Top line we’d like to see: Peter Mueller-Matt Duchene-Milan Hejduk. Ideally, we’ll get to see this line at some point this season, but it won’t be at the start. Mueller is out dealing with another concussion, a blow that really does put the bite on the Avs offense. Duchene will look to avoid the sophomore slump after having a stellar rookie season, one where he didn’t play like an 18-year-old fresh out of juniors. Hejduk, while he’s not the goal scorer he used to be, is still one of, if not the best, on the Avalanche at filling the net. Staying healthy would allow him to get back to being a 30+ goal scorer.

Oh captain, my captain: Adam Foote remains the leader of the team. He’s the oldest player on the roster and he’s got the Avalanche legacy to show for it. When he was chosen for the “C” last year, some thought it would be Paul Stastny’s time to be the leader but it’s Foote’s job for now. Having the elder statesman lead the way in Denver probably isn’t the worst idea.

Street fighting man: Should he ever end up in the lineup, there’s only one man who can be this team’s fighting figurehead and it’s David Koci. Koci is the league’s most basic enforcer in that his sole job is to beat the tar out of someone on the other team. He’s ferocious, he has no qualms about fighting and that’s about it. Guys like Chris Stewart and David Jones as well as Foote will throw down on occasion, but they aren’t there to make a living out of doing so.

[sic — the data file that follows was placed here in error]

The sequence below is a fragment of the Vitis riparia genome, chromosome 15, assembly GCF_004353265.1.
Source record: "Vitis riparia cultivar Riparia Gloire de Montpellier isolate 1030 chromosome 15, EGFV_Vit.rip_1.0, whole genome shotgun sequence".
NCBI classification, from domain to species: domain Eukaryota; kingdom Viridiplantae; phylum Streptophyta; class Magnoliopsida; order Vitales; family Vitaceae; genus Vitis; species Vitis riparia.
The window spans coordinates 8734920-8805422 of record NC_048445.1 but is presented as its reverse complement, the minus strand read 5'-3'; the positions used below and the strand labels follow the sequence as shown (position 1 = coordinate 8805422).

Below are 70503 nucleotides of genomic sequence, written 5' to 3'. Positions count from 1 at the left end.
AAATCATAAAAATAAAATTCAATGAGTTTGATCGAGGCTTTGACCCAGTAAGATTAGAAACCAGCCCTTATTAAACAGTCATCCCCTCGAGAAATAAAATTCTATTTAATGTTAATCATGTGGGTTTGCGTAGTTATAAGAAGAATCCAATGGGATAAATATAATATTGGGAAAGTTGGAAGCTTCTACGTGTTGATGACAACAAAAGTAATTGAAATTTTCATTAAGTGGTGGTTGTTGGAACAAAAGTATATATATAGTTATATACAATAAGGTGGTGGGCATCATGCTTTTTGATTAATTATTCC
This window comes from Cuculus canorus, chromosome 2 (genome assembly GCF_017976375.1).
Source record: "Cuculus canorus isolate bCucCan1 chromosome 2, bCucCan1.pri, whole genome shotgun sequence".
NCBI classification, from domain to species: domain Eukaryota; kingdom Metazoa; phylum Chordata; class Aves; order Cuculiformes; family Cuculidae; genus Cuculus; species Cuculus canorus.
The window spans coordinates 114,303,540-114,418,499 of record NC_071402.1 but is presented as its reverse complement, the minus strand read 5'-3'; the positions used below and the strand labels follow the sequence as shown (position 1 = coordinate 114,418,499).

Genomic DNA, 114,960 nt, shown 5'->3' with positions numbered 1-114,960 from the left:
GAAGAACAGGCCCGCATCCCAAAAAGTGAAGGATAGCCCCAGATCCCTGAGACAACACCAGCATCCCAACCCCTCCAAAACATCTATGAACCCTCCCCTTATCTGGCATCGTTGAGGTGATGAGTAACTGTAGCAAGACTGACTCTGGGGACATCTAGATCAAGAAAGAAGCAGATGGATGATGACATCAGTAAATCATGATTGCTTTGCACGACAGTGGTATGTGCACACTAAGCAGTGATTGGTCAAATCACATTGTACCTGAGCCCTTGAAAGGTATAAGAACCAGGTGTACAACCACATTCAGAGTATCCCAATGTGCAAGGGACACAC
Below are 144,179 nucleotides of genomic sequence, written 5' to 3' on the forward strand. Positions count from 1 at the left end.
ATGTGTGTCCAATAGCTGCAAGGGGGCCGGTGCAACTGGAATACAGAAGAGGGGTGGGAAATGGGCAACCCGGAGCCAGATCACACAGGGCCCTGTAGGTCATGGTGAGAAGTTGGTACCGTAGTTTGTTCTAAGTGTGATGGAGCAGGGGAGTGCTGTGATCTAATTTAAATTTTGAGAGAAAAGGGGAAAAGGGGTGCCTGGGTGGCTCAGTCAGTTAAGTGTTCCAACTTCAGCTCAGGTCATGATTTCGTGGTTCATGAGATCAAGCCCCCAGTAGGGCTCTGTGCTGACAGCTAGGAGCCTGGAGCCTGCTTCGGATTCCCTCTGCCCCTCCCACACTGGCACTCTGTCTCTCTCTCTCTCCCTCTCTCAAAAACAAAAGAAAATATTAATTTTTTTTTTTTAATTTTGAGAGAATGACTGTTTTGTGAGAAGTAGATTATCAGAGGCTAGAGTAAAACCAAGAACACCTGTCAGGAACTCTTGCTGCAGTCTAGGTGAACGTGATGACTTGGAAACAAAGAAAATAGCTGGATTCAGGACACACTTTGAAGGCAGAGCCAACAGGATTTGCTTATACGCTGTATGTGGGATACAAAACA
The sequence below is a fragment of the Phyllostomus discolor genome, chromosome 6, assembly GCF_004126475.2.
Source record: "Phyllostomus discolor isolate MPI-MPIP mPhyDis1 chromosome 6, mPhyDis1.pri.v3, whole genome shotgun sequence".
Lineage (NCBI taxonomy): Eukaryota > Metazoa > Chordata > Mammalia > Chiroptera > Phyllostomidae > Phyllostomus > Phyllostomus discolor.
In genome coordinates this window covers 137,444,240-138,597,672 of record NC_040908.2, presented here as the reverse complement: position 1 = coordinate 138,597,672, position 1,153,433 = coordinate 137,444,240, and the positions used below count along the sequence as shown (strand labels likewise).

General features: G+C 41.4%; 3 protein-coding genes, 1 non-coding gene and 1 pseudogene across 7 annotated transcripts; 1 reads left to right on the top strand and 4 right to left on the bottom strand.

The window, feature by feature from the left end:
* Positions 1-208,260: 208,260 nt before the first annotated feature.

Best-case scenario: The defense tightens things up so Anderson doesn’t have to stand on his head night in and night out. Duchene avoids the sophomore slump and scores 30 goals while Mueller can come back and stay healthy and produce. Stastny continues being the team’s best assist man and gets Hejduk back above 30+ goals. Young players like Stewart, T.J. Galiardi, Brandon Yip and David Jones can each stay healthy and evolve into the power forwards Joe Sacco is looking for and the Avs return to the playoffs taking advantage of a poor division only to run into a buzz saw top-three team in the playoffs.

Worst-case scenario: Anderson’s statistics in goal come back to earth and the Avs have to rely on their offense to keep them in games. Duchene struggles with Mueller being unable to come back to normal after his concussion problems. The team’s young forwards all plateau while Stastny is left with virtually no one to pass to. John-Michael Liles gets run out of town as the scapegoat for all the team’s woes and the team misses the playoffs.

Keeping it real: This is a team that could go either way. They can either build off the success from last year and keep things going in the right direction, or they can slide back to the pack the way they did towards the end of last season as other teams seemed to figure them out. As Anderson goes, so go the Avs. It’s a tired bit to hang everything on what the goalie does, but that’s really the case here. The top two lines here can be good, but missing Mueller really touches on the Avs biggest problem being depth. It’s going to be an up and down year and this team can either sneak in at the bottom of the playoffs or just miss out. It’ll be close.